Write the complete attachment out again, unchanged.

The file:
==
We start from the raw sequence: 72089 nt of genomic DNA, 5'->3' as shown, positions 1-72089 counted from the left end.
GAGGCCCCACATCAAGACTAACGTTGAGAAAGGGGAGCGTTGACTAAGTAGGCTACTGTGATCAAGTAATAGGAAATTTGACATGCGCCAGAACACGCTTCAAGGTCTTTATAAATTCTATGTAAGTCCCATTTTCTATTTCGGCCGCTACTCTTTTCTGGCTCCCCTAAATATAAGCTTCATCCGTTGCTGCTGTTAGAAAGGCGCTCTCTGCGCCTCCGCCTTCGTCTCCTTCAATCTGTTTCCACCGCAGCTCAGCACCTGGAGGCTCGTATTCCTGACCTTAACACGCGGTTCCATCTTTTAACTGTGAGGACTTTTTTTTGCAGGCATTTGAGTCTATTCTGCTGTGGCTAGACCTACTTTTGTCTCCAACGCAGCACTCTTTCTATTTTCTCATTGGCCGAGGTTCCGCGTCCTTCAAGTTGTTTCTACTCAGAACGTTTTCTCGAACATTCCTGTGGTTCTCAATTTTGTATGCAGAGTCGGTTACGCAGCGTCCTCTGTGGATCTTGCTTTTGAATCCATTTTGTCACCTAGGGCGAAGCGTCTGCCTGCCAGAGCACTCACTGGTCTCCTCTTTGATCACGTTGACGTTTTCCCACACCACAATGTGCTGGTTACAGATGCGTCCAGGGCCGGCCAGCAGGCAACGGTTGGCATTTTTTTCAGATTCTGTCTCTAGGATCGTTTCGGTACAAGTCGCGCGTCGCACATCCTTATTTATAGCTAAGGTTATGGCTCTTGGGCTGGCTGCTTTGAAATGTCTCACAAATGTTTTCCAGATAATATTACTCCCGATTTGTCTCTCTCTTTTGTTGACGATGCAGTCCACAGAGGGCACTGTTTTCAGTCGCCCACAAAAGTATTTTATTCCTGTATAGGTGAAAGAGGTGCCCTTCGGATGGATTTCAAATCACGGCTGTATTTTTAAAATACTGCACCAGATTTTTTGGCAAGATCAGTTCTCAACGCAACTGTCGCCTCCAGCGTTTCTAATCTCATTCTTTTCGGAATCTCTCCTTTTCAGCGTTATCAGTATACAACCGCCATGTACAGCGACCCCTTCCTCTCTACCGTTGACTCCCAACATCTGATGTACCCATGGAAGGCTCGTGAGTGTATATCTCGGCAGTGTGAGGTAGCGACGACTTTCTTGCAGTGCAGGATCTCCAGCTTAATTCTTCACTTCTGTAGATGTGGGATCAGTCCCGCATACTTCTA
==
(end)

We start from the raw sequence: 72089 nt of genomic DNA, 5'->3' as shown, positions 1-72089 counted from the left end.
GAGGCCCCACATCAAGACTAACGTTGAGAAAGGGGAGCGTTGACTAAGTAGGCTACTGTGATCAAGTAATAGGAAATTTGACATGCGCCAGAACACGCTTCAAGGTCTTTATAAATTCTATGTAAGTCCCATTTTCTATTTCGGCCGCTACTCTTTTCTGGCTCCCCTAAATATAAGCTTCATCCGTTGCTGCTGTTAGAAAGGCGCTCTCTGCGCCTCCGCCTTCGTCTCCTTCAATCTGTTTCCACCGCAGCTCAGCACCTGGAGGCTCGTATTCCTGACCTTAACACGCGGTTCCATCTTTTAACTGTGAGGACTTTTTTTTGCAGGCATTTGAGTCTATTCTGCTGTGGCTAGACCTACTTTTGTCTCCAACGCAGCACTCTTTCTATTTTCTCATTGGCCGAGGTTCCGCGTCCTTCAAGTTGTTTCTACTCAGAACGTTTTCTCGAACATTCCTGTGGTTCTCAATTTTGTATGCAGAGTCGGTTACGCAGCGTCCTCTGTGGATCTTGCTTTTGAATCCATTTTGTCACCTAGGGCGAAGCGTCTGCCTGCCAGAGCACTCACTGGTCTCCTCTTTGATCACGTTGACGTTTTCCCACACCACAATGTGCTGGTTACAGATGCGTCCAGGGCCGGCCAGCAGGCAACGGTTGGCATTTTTTTCAGATTCTGTCTCTAGGATCGTTTCGGTACAAGTCGCGCGTCGCACATCCTTATTTATAGCTAAGGTTATGGCTCTTGGGCTGGCTGCTTTGAAATGTCTCACAAATGTTTTCCAGATAATATTACTCCCGATTTGTCTCTCTCTTTTGTTGACGATGCAGTCCACAGAGGGCACTGTTTTCAGTCGCCCACAAAAGTATTTTATTCCTGTATAGGTGAAAGAGGTGCCCTTCGGATGGATTTCAAATCACGGCTGTATTTTTAAAATACTGCACCAGATTTTTTGGCAAGATCAGTTCTCAACGCAACTGTCGCCTCCAGCGTTTCTAATCTCATTCTTTTCGGAATCTCTCCTTTTCAGCGTTATCAGTATACAACCGCCATGTACAGCGACCCCTTCCTCTCTACCGTTGACTCCCAACATCTGATGTACCCATGGAAGGCTCGTGAGTGTATATCTCGGCAGTGTGAGGTAGCGACGACTTTCTTGCAGTGCAGGATCTCCAGCTTAATTCTTCACTTCTGTAGATGTGGGATCAGTCCCGCATACTTCTA